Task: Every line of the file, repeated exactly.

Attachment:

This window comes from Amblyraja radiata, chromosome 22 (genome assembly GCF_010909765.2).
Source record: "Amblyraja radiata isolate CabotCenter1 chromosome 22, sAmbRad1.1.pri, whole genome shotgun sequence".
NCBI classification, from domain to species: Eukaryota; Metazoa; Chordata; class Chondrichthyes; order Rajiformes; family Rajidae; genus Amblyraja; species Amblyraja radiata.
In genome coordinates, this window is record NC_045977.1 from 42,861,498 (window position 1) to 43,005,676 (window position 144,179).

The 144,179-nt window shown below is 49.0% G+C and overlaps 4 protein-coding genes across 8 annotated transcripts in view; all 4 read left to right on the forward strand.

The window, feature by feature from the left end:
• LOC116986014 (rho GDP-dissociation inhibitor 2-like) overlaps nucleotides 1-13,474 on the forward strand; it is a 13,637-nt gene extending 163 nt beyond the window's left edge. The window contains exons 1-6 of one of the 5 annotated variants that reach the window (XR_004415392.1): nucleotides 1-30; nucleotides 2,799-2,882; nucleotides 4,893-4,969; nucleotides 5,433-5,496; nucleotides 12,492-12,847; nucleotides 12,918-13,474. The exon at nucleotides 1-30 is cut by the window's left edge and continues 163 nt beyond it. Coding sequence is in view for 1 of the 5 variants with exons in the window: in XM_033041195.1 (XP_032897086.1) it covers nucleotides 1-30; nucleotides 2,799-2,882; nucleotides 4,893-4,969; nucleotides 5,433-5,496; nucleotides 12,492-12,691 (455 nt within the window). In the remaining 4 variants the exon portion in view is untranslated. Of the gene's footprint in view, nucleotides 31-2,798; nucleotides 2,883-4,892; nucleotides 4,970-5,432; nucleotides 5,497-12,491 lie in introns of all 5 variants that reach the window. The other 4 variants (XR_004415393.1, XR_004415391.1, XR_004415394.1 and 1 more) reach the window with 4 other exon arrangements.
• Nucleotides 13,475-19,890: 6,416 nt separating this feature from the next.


This window comes from Amblyraja radiata, chromosome 22 (genome assembly GCF_010909765.2).
Source record: "Amblyraja radiata isolate CabotCenter1 chromosome 22, sAmbRad1.1.pri, whole genome shotgun sequence".
NCBI classification, from domain to species: Eukaryota; Metazoa; Chordata; class Chondrichthyes; order Rajiformes; family Rajidae; genus Amblyraja; species Amblyraja radiata.
In genome coordinates, this window is record NC_045977.1 from 42,861,498 (window position 1) to 43,005,676 (window position 144,179).

The 144,179-nt window shown below is 49.0% G+C and overlaps 4 protein-coding genes across 8 annotated transcripts in view; all 4 read left to right on the forward strand.

The window, feature by feature from the left end:
• LOC116986014 (rho GDP-dissociation inhibitor 2-like) overlaps nucleotides 1-13,474 on the forward strand; it is a 13,637-nt gene extending 163 nt beyond the window's left edge. The window contains exons 1-6 of one of the 5 annotated variants that reach the window (XR_004415392.1): nucleotides 1-30; nucleotides 2,799-2,882; nucleotides 4,893-4,969; nucleotides 5,433-5,496; nucleotides 12,492-12,847; nucleotides 12,918-13,474. The exon at nucleotides 1-30 is cut by the window's left edge and continues 163 nt beyond it. Coding sequence is in view for 1 of the 5 variants with exons in the window: in XM_033041195.1 (XP_032897086.1) it covers nucleotides 1-30; nucleotides 2,799-2,882; nucleotides 4,893-4,969; nucleotides 5,433-5,496; nucleotides 12,492-12,691 (455 nt within the window). In the remaining 4 variants the exon portion in view is untranslated. Of the gene's footprint in view, nucleotides 31-2,798; nucleotides 2,883-4,892; nucleotides 4,970-5,432; nucleotides 5,497-12,491 lie in introns of all 5 variants that reach the window. The other 4 variants (XR_004415393.1, XR_004415391.1, XR_004415394.1 and 1 more) reach the window with 4 other exon arrangements.
• Nucleotides 13,475-19,890: 6,416 nt separating this feature from the next.